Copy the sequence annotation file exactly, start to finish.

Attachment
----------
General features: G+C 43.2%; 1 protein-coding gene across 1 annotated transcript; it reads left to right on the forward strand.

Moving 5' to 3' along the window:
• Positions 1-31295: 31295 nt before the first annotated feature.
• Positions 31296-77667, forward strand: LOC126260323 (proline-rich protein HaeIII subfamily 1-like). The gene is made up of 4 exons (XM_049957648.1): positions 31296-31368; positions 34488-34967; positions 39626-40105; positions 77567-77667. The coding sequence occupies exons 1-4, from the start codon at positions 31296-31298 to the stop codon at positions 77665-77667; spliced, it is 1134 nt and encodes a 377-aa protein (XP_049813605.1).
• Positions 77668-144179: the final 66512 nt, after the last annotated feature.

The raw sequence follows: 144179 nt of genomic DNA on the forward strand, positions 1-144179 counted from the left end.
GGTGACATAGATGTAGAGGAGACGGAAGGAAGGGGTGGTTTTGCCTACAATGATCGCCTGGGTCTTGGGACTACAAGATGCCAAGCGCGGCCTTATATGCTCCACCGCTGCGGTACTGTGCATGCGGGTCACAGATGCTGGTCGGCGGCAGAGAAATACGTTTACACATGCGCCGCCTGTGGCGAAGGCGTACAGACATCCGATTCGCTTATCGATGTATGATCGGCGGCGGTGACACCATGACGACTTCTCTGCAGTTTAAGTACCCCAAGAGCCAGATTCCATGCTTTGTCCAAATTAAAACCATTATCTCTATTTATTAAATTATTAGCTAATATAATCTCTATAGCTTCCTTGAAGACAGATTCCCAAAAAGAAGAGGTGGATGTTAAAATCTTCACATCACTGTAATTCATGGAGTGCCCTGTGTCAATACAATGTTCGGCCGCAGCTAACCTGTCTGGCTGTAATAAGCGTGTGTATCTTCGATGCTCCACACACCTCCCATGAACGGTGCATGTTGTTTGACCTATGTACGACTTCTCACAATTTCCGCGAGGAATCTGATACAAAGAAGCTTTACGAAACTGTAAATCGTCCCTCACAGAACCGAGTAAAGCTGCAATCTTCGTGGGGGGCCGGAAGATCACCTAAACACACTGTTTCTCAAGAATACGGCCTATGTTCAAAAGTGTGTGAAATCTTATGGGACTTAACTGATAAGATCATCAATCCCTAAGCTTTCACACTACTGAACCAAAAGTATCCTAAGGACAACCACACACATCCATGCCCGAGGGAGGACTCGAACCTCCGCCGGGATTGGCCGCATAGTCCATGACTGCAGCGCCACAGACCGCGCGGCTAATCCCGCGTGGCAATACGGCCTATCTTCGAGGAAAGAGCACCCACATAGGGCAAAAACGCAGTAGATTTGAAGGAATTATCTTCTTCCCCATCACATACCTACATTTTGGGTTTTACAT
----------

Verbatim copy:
General features: G+C 43.2%; 1 protein-coding gene across 1 annotated transcript; it reads left to right on the forward strand.

Moving 5' to 3' along the window:
• Positions 1-31295: 31295 nt before the first annotated feature.
• Positions 31296-77667, forward strand: LOC126260323 (proline-rich protein HaeIII subfamily 1-like). The gene is made up of 4 exons (XM_049957648.1): positions 31296-31368; positions 34488-34967; positions 39626-40105; positions 77567-77667. The coding sequence occupies exons 1-4, from the start codon at positions 31296-31298 to the stop codon at positions 77665-77667; spliced, it is 1134 nt and encodes a 377-aa protein (XP_049813605.1).
• Positions 77668-144179: the final 66512 nt, after the last annotated feature.

The raw sequence follows: 144179 nt of genomic DNA on the forward strand, positions 1-144179 counted from the left end.
GGTGACATAGATGTAGAGGAGACGGAAGGAAGGGGTGGTTTTGCCTACAATGATCGCCTGGGTCTTGGGACTACAAGATGCCAAGCGCGGCCTTATATGCTCCACCGCTGCGGTACTGTGCATGCGGGTCACAGATGCTGGTCGGCGGCAGAGAAATACGTTTACACATGCGCCGCCTGTGGCGAAGGCGTACAGACATCCGATTCGCTTATCGATGTATGATCGGCGGCGGTGACACCATGACGACTTCTCTGCAGTTTAAGTACCCCAAGAGCCAGATTCCATGCTTTGTCCAAATTAAAACCATTATCTCTATTTATTAAATTATTAGCTAATATAATCTCTATAGCTTCCTTGAAGACAGATTCCCAAAAAGAAGAGGTGGATGTTAAAATCTTCACATCACTGTAATTCATGGAGTGCCCTGTGTCAATACAATGTTCGGCCGCAGCTAACCTGTCTGGCTGTAATAAGCGTGTGTATCTTCGATGCTCCACACACCTCCCATGAACGGTGCATGTTGTTTGACCTATGTACGACTTCTCACAATTTCCGCGAGGAATCTGATACAAAGAAGCTTTACGAAACTGTAAATCGTCCCTCACAGAACCGAGTAAAGCTGCAATCTTCGTGGGGGGCCGGAAGATCACCTAAACACACTGTTTCTCAAGAATACGGCCTATGTTCAAAAGTGTGTGAAATCTTATGGGACTTAACTGATAAGATCATCAATCCCTAAGCTTTCACACTACTGAACCAAAAGTATCCTAAGGACAACCACACACATCCATGCCCGAGGGAGGACTCGAACCTCCGCCGGGATTGGCCGCATAGTCCATGACTGCAGCGCCACAGACCGCGCGGCTAATCCCGCGTGGCAATACGGCCTATCTTCGAGGAAAGAGCACCCACATAGGGCAAAAACGCAGTAGATTTGAAGGAATTATCTTCTTCCCCATCACATACCTACATTTTGGGTTTTACAT